Jamie Newbold is as seasoned a seller at San Diego’s Comic-Con International as they come.

The retired police officer began selling vintage back issues at the world’s biggest comic book convention in 1975, long before he opened his Southern California Comics store in 1998. He believes he’s one of the last original dealers at Comic-Con, which over the course of four days plus a preview night normally draws legions of people — many engaged in elaborate cosplay — looking to meet their favorite artists and authors, sit in on panels with famous TV and movie stars and wander through exhibition booths stocked with valuable editions of comic books and comic book art.

But last year, after Newbold had already acquired valuable inventory to sell at the convention, rising COVID-19 cases forced the cancellation of Comic-Con’s in-person gathering for 2020. His biggest sales week of the year was gone. “It was a kick in the teeth.”

Virtual events hosted by Comic-Con weren’t the same for Newbold. And when this summer’s in-person convention was also canceled, he thought 2021 would be another lost year. But this weekend, a smaller, three-day in-person event titled Comic-Con Special Edition is returning to the San Diego Convention Center. Even though the gathering will happen on a holiday weekend without the usual crush of summer crowds — attendance has been estimated to reach 167,000 in past years — comic store owners like Newbold are looking forward to the return of an IRL show. Even if many of them won’t be attending.

“The con, I need it,” Newbold says. “Most of us back-issue dealers need that show because it’s a real money maker. Comic-Con is a big part of my business.”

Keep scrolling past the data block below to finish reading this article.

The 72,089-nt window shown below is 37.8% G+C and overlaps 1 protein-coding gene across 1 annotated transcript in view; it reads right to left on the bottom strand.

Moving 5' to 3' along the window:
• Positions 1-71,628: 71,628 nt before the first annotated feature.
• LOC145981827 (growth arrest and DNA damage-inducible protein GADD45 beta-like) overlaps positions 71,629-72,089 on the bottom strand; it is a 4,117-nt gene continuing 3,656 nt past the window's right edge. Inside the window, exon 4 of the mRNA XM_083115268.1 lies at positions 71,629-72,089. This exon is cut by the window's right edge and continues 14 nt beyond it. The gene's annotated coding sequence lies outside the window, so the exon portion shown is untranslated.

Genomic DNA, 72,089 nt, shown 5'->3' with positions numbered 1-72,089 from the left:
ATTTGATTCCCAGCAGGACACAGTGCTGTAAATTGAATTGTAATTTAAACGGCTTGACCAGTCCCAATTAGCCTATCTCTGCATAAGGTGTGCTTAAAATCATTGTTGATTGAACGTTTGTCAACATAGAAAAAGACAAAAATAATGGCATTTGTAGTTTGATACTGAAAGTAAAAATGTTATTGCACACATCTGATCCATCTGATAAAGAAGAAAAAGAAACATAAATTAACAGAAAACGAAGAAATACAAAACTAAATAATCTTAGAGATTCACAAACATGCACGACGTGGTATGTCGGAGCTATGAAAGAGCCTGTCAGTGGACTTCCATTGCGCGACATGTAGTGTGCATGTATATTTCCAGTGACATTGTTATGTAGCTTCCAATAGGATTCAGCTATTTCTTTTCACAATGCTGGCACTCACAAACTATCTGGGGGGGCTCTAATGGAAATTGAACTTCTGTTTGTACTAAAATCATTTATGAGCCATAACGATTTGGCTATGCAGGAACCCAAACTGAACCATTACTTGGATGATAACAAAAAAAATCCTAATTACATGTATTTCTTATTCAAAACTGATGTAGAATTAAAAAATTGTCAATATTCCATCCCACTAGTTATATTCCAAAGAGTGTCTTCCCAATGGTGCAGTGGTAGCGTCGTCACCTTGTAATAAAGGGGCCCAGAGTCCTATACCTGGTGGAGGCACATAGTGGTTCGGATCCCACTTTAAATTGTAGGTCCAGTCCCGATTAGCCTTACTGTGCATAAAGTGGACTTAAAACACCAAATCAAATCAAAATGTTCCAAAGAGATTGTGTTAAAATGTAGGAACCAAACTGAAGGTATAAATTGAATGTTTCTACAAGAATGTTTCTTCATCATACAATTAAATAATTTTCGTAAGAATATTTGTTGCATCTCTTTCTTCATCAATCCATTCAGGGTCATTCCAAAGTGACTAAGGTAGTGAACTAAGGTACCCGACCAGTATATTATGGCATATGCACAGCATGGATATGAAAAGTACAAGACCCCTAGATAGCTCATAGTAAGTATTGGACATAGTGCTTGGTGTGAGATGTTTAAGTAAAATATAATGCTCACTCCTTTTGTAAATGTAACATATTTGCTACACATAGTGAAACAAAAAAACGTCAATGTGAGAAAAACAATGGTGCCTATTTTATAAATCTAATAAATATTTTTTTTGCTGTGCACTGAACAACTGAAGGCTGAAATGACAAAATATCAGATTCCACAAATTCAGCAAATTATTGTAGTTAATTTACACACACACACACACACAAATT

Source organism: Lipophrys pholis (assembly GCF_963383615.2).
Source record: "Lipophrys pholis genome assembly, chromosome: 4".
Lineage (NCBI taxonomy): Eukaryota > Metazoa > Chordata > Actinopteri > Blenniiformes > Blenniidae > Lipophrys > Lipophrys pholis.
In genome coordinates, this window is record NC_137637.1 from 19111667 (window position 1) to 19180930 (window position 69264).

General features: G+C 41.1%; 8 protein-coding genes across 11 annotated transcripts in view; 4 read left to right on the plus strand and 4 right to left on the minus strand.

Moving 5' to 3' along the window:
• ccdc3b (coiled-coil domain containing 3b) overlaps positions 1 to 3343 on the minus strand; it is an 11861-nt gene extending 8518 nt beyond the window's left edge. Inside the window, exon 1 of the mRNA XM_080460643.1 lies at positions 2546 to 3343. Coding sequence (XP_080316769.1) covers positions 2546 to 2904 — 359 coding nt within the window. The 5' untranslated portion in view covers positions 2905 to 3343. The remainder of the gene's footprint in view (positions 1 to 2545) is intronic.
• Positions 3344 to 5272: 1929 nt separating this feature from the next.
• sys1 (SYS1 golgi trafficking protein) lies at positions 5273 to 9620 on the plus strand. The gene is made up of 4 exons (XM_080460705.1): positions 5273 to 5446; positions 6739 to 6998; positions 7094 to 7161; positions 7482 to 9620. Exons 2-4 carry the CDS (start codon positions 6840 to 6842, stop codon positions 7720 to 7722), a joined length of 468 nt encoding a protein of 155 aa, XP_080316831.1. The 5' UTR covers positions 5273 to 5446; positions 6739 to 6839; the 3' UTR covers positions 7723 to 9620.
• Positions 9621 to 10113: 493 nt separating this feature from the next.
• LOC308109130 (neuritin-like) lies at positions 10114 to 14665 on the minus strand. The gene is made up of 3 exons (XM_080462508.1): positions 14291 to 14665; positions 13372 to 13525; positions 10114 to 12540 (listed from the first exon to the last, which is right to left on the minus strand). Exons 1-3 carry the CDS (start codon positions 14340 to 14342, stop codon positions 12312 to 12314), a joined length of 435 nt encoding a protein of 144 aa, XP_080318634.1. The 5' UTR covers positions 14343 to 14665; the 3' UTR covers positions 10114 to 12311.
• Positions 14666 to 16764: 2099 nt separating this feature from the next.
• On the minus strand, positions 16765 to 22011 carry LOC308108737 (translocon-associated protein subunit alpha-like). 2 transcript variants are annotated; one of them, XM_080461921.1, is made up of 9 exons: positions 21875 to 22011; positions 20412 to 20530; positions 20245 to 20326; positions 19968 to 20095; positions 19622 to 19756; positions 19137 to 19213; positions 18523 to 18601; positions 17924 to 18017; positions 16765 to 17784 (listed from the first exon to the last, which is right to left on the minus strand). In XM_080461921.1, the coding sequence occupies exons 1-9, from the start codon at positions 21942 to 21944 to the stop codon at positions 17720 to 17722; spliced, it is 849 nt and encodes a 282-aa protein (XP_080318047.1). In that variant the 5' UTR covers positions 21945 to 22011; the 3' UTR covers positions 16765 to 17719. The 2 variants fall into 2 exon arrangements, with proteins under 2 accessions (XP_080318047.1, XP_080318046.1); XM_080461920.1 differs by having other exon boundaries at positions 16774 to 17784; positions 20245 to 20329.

Yet Newbold says that he and most of the back issue dealers he knows across the country won’t be attending this time around.

“It’s not convenient,” he says. “It’s terribly expensive when you go for a week, but it’s practical because it takes a week to make the kind of money doing what we do in that show. There’s no way to justify dragging the material, say from New York, for a two-and-a-half-day convention where they charge so much for a booth.”

Even moving inventory just a few miles, Newbold says, is a logistical hassle for a scaled-down convention where the turnout is unknown.

But he’s not concerned about losing out on revenue. He feels he’s done well enough in the store this year to make up for the loss.

No matter the time of year, the energy of Comic-Con thrives in Southern California’s comic book stores — spaces deeply entwined within its culture.

A woman, left, and a man talk in a comic book store

Employee Becky Cossin, left, helps customer Brian Hubbard, right, at Southern California Comics in San Diego.

(Eduardo Contreras/The San Diego Union-Tribune)

“Comic-Con began with a variety of exhibitors and chief among them were comic book retailers,” says David Glanzer, the organization’s chief communications and strategy officer. “That continues to this day. Of course the industry has changed a great deal in the past 50 years with digital comics, online retailing and other factors. But comics have, and continue to be, one of the main focuses of our event.”

About a mile northeast of the San Diego Convention Center, tucked on the corner of F Street and 11th Avenue, is one of the city’s newest comic shops: Now or Never Comics.

On a recent Friday morning in early November, the store is sleepy. Frankie Carreno stands behind the cash register greeting the few customers who walk in. Zach Norris organized comics in bins and shelves nearby. Playing on a TV screen in the back of the store is “The Lord of the Rings: The Fellowship of the Ring.”

Store owner Aaron Trites opened the two-story comic shop in December 2018. As he tells it, Comic-Con was among the biggest reasons he moved to the Southern California city from Boston and established a store downtown.

“I had high hopes for being in close proximity to the convention,” he says, “and I’m definitely anxious for the show to return so we can start getting some additional foot traffic from the con.”

Although he’s still getting a handle on how the convention affects business, he got a taste of it in 2019.